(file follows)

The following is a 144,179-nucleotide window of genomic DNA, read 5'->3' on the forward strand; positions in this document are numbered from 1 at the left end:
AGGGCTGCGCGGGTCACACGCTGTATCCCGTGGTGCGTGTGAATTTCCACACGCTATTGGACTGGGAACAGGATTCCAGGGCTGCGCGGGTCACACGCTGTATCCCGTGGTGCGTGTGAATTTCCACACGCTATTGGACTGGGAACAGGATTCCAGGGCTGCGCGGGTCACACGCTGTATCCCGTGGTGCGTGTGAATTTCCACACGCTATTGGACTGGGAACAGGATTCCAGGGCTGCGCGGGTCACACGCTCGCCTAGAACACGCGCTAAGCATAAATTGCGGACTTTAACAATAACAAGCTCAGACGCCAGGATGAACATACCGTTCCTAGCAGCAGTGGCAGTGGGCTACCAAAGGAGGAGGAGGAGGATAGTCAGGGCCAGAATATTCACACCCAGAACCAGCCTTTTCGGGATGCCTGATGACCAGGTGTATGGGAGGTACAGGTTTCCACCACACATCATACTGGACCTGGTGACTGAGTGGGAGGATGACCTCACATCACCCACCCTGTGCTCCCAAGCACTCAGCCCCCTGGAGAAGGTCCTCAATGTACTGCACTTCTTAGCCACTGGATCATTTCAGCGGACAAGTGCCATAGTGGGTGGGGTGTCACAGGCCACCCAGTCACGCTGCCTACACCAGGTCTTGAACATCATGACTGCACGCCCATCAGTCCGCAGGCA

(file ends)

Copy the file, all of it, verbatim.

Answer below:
The following is a 144,179-nucleotide window of genomic DNA, read 5'->3' on the forward strand; positions in this document are numbered from 1 at the left end:
AGGGCTGCGCGGGTCACACGCTGTATCCCGTGGTGCGTGTGAATTTCCACACGCTATTGGACTGGGAACAGGATTCCAGGGCTGCGCGGGTCACACGCTGTATCCCGTGGTGCGTGTGAATTTCCACACGCTATTGGACTGGGAACAGGATTCCAGGGCTGCGCGGGTCACACGCTGTATCCCGTGGTGCGTGTGAATTTCCACACGCTATTGGACTGGGAACAGGATTCCAGGGCTGCGCGGGTCACACGCTCGCCTAGAACACGCGCTAAGCATAAATTGCGGACTTTAACAATAACAAGCTCAGACGCCAGGATGAACATACCGTTCCTAGCAGCAGTGGCAGTGGGCTACCAAAGGAGGAGGAGGAGGATAGTCAGGGCCAGAATATTCACACCCAGAACCAGCCTTTTCGGGATGCCTGATGACCAGGTGTATGGGAGGTACAGGTTTCCACCACACATCATACTGGACCTGGTGACTGAGTGGGAGGATGACCTCACATCACCCACCCTGTGCTCCCAAGCACTCAGCCCCCTGGAGAAGGTCCTCAATGTACTGCACTTCTTAGCCACTGGATCATTTCAGCGGACAAGTGCCATAGTGGGTGGGGTGTCACAGGCCACCCAGTCACGCTGCCTACACCAGGTCTTGAACATCATGACTGCACGCCCATCAGTCCGCAGGCA